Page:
Marriage, Idolatry, And The Church

I am so thankful that so many of you reading this want to be part of the dialogue about marriage, singleness, and the church. I also love that your approach–and the approach I try to have–is that of all-of-us-in-this-together mentality rather than us-versus-them. Your responses are encouraging, enlightening, and just plain fun to interact with.

After my last post on marriage and singleness went live, I received a really thoughtful response asking for clarification on a statement I made and a great conversation emerged. I’d love to bring that conversation to our community at large today.

I stated and still stand behind the statement that the church (especially the evangelical side of the body) tends to idolize marriage. But how do I see this? Here are some of the thoughts that came out of this great dialogue.

Once upon a time, I was very passionately involved in the purity culture that was so active in the late nineties and early two thousands. I had kissed dating good bye and embraced authentic femininity with Jesus as my prince charming. (And I have lots of thoughts about that time in my life, but that’s a different blog post.) There was so much teaching I subjected myself to that were, frankly, lies verging on spiritual abuse.

We were taught—and many are still taught—that we need to be sexually pure for the sake of our future spouse—not for the sake of godliness or obedience. But what if there is no spouse ahead? Then what was the point?

I remember banking on the words of a popular purity author of the time that essentially amounted to “if you pursue a relationship with God and do everything you’re supposed to as a good Christian girl and you want a marriage hard enough, he will bring that to you.” But is that not just a slanted version of a prosperity gospel? This was based off of the Psalm saying that God will bring us the desires of our hearts. But what if he won’t give us the thing we desire, but instead redeemed desires?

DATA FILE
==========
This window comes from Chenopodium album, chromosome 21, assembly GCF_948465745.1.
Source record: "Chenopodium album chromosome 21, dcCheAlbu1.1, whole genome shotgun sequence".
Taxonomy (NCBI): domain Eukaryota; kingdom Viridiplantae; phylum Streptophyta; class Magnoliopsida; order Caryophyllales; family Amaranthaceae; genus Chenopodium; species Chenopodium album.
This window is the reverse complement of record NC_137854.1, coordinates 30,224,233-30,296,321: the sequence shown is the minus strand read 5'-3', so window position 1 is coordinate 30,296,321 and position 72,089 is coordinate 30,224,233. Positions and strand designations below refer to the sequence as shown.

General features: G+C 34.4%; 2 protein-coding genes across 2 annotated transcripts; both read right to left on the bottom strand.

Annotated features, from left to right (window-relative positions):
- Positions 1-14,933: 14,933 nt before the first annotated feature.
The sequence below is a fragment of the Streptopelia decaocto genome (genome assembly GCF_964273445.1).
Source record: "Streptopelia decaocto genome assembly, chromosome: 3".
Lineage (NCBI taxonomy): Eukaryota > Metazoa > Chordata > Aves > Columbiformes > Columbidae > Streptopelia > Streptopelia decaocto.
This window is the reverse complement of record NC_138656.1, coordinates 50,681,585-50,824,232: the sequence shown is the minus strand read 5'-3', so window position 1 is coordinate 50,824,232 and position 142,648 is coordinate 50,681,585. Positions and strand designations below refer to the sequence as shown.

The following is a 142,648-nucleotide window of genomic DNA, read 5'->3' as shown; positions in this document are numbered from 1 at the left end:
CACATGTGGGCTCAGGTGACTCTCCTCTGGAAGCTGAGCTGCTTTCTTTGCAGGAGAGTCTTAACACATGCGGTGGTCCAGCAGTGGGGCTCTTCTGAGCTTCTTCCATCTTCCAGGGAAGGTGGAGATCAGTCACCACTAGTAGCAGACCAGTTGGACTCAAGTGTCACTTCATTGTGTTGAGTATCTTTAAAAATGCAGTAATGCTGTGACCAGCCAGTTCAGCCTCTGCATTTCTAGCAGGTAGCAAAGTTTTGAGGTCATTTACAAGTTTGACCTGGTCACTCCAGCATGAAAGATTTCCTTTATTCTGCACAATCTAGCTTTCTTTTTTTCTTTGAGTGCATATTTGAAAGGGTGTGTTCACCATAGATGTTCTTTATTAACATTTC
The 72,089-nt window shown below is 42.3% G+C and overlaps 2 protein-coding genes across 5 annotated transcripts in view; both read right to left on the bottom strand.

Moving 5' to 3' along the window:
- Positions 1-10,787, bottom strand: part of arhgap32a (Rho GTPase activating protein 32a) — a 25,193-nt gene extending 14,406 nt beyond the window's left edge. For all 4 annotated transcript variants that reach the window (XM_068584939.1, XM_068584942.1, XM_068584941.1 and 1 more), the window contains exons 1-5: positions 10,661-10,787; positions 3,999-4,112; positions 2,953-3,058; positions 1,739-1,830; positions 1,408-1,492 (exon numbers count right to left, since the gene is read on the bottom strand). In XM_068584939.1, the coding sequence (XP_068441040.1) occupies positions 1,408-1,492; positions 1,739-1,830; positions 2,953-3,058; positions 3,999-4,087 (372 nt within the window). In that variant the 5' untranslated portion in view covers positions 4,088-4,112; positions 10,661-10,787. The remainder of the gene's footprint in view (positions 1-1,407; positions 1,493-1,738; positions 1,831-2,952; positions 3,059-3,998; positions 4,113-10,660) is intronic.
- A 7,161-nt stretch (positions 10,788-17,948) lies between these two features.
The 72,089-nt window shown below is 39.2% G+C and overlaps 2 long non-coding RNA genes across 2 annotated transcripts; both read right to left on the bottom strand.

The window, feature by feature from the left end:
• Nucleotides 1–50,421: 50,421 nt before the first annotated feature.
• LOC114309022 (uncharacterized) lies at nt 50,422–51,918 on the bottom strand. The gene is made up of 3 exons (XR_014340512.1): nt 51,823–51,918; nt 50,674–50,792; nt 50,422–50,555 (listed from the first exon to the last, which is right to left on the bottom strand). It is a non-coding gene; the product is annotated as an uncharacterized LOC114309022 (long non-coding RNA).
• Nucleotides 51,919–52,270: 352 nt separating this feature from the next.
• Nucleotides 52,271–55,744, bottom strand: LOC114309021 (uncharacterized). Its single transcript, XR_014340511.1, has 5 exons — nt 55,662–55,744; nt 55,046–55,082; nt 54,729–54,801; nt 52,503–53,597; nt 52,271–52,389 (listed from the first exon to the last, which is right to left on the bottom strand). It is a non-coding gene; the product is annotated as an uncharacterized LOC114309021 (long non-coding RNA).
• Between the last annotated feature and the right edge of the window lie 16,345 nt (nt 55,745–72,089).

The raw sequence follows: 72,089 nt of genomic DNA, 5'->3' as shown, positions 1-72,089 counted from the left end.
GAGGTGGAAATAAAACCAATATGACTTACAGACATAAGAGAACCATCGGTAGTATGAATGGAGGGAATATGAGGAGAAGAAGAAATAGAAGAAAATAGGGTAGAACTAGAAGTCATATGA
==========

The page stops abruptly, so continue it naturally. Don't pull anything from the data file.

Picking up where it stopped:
So often the dialogue for young people regarding a future of marriage is that it is the only and expected option. This is what I mean by the idolizing of marriage. It is the assumption that it happens for everyone and if it does not, something is wrong.

The stats a single friend has shared—and according to a Barna study are correct—is that there are twice as many Christian young women in the world than Christian young men. If we are supposed to seek to be equally yoked, the church is going to be seeing more singles, not because the church is falling to the ways of the world, but because marriage is not the only plan God has.

In an unbroken world, yes, I think everyone would find their person, but in our broken world, God draws together so many of us with different stories to make up his body. I think we need to acknowledge this possibility and diversity of God’s plan earlier than we have been with our young people—from jr. high and high schoolers as well as those in adulthood.

Here is a question my friend asked, that I’d love for you to weigh in on: how can these two groups—married and single—not just coexist, but thrive together, and benefit one another? Please weigh in in the comments below!

My friend, Gina Dalfanzo addresses much of this in her fabulous book, One By One. I highly recommend you pick up a copy if this discussion interests you.

9 thoughts on “Marriage, Idolatry, And The Church

  1. Alexis, some good thoughts here. Truth, marriage is not the only plan God has. The Apostle Paul was single and believed that was God’s plan for him, and he took the world by storm and served the Lord in a much larger capacity than if he were married. As a single person, it is super easier (yes, probably not a “phrase” but …) to have a daily and consistent relationship with Jesus [in Bible reading and prayer] because, technically, we have less responsibility. I’m the first to admit that I fail in this area many times over, but know that I can rise again and begin anew. But I dare not abuse the grace card.